The sixth research, conducted by Romero-Rodríguez et al. [6], addresses the influence of smartphone addiction and intensity of Instagram use on the self-esteem of physical education students. A cross-sectional intervention was performed with 385 undergraduate students. The results showed that gender and age were factors influencing problematic smartphone use, with a significant positive correlation between smartphone addiction and intensity of Instagram use. The influence of smartphone addiction on students’ self-esteem was also highlighted. The seventh manuscript, by Carlos Fernández-Espínola et al. [7], reviewed the effects of cooperative learning interventions on intrinsic motivation in physical education students, demonstrating the relevance of factors, such as the duration of the program and the age of the participants, in order for cooperative learning to be carried out effectively. This manuscript followed the PRISMA guidelines to conduct a systematic review and meta-analysis. In addition, PEDro scale was used to assess the risk of bias and evaluate the quality of the evidence. The eighth manuscript, by Ferriz-Valero et al. [8], is the second study about gamification in this Special Issue. Analyses of the effects of gamification on the motivations and academic performance of university students (n = 127; experimental group = 62, control group = 65), show that its application in physical education led to an increase in students’ academic performance. The ninth manuscript, by Sicilia et al. [9], analyzed the relationship between parental and peer autonomy support and intention to exercise in adolescents (n = 428) between 13 and 19 years old, also considering the mediating role of attitude, control, subjective norms, and descriptive norms. The results showed that perceived parental autonomy support was positively and statistically significantly associated with exercise intention. Main findings suggest that subjective/descriptive norms and perceptions of autonomy could be more important than other forms of social influence in the exercise intention’s preference of adolescents.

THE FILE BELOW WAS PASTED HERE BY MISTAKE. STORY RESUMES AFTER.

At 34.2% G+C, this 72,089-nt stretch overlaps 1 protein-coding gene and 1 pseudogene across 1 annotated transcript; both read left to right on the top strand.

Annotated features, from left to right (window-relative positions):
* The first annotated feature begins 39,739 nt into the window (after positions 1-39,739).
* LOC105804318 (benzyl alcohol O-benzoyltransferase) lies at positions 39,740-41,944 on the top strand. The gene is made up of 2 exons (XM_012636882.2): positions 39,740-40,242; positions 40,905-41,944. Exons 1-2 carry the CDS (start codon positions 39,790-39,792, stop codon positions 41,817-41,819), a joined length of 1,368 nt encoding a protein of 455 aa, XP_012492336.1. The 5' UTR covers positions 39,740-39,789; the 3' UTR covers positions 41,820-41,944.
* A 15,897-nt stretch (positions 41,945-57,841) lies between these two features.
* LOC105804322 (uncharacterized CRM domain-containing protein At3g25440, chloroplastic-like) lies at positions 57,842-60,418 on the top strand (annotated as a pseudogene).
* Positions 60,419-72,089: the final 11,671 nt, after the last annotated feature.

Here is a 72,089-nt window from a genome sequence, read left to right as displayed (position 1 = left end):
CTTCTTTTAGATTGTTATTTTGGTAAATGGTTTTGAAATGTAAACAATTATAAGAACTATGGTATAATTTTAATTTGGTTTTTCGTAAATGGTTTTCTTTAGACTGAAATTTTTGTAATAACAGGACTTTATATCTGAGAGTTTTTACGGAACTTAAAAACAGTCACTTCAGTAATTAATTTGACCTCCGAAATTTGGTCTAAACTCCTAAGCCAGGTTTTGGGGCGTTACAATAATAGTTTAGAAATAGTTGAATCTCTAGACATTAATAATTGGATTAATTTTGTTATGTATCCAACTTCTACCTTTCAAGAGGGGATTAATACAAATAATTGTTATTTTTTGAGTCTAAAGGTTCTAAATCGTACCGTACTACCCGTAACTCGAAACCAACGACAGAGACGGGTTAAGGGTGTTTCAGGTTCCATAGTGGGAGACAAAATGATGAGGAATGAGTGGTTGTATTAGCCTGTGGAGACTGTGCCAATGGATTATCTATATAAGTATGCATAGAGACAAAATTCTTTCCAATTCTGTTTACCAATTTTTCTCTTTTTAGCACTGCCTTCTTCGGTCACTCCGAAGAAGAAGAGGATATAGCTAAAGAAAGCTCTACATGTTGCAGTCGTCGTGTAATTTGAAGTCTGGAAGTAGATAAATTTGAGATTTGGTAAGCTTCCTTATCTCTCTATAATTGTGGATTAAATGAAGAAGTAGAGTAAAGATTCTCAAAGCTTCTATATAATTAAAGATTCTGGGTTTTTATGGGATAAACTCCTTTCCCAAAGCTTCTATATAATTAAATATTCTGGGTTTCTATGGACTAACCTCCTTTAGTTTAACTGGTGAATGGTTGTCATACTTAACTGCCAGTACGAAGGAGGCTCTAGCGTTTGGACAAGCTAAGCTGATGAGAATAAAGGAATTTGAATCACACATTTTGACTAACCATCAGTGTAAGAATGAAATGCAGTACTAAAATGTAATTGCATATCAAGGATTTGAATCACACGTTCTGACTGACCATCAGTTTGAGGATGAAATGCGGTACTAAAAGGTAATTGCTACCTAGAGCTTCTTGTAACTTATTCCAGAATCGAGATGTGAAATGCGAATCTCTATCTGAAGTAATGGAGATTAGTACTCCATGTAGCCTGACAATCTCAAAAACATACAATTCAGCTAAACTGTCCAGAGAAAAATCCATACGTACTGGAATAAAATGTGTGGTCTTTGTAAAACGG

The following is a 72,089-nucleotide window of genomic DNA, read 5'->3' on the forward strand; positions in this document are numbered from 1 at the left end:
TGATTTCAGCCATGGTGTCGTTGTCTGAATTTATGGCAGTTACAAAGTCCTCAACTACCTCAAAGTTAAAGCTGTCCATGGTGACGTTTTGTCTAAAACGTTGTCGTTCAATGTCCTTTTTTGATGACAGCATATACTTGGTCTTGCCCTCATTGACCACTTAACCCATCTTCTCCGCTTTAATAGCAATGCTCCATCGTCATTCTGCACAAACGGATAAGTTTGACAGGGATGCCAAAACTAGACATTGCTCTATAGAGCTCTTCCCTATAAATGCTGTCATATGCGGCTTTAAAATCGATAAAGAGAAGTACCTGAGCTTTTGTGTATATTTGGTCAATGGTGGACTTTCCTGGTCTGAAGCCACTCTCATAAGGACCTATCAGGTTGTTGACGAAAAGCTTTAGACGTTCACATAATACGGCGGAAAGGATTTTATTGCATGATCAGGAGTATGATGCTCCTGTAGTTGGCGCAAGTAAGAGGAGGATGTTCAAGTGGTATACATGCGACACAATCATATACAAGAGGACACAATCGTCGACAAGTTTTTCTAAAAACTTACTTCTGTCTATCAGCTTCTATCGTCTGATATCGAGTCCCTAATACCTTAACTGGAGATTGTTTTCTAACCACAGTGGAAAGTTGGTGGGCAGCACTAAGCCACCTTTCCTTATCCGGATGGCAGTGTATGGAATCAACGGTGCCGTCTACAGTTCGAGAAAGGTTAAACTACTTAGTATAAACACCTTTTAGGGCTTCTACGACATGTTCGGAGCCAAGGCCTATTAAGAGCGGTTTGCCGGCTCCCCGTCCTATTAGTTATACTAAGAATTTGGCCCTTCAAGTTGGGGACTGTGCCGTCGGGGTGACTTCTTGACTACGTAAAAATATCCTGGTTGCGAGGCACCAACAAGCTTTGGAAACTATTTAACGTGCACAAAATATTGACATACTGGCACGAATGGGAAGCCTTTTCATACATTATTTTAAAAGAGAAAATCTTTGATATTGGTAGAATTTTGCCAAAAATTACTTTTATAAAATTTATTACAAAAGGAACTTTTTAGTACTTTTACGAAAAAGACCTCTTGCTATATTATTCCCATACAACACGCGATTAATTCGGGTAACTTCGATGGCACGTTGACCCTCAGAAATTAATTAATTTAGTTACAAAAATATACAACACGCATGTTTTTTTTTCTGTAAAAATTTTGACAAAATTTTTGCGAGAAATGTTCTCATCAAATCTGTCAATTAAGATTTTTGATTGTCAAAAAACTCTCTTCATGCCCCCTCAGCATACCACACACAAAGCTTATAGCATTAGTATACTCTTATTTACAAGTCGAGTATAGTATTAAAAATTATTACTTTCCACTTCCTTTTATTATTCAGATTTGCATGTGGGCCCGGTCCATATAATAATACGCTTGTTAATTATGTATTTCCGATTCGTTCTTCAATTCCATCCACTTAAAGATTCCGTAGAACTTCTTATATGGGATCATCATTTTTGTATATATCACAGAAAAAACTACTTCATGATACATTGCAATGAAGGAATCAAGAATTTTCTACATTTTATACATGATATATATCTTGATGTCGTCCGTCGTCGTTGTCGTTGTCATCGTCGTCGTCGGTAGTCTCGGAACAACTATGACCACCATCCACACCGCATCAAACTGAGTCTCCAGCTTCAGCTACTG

The tenth research by Petisco-Rodriguez et al. [10] analyzed whether female athletes, in particular gymnasts and female football players, have more eating problems compared to non-athletes, looking at variables such as anxiety, self-esteem, and perfectionism. The results showed how non-athletic adolescent girls showed more disturbed eating behaviors and thoughts than adolescent girls in aesthetic sports. The eleventh investigation, by García-Monge et al. [11], analyzed differences in brain activity in various types of throwing games by making encephalographic recordings. Three conditions of throwing games were compared, looking for significant differences (single throw, throw to goal, and simultaneous throw with another player). The results found significant differences especially in the high beta oscillations (22–30 Hz). The “goal” and “simultaneous” throwing conditions showed significantly higher values than those shown for throwing without an opponent. The twelfth study is related to gender, physical self-perception (PSP) and overall physical fitness (OPF) in secondary school students (n = 41 boys and 44 girls) between 12 and 17 years. Ruiz-Montero et al. [12] were the authors, and they tried to compare the PSP and OPF between gender and body mass index status in the participants. A multiple mediation analysis was performed with significant results (p = 0.05). The findings showed the girls as a risk group because they felt lower PSP and OPF than boys. The thirteenth manuscript, by Martínez-Díaz et al. [13], aimed to determine the effects of an acute High Intensity Interval Trainig (HIIT) session on neurocognitive and stress-related biomarkers and their association with working memory capacity in healthy young adults. Significant post-exercise increases in circulating levels of plasma brain-derived neurotrophic factor and cortisol were observed, coinciding with increased performance on the digit span test. The fourteenth manuscript, by Coterón et al. [14], compared the influence of teachers’ satisfaction (n = 29) of basic psychological needs and frustration of basic psychological needs on students’ behavioral (n = 644) engagement. The results revealed that, although teachers’ autonomy satisfaction might be significant in explaining students’ engagement, need frustration might be a better predictor of this outcome. The fifteenth study, by Chiva-Bartoll et al. [15], analyzes the importance of the application of service learning in the initial training of Physical Education (PE) teachers, showing significant improvements in the dimensions of social self-fulfillment and problem-solving self-efficacy.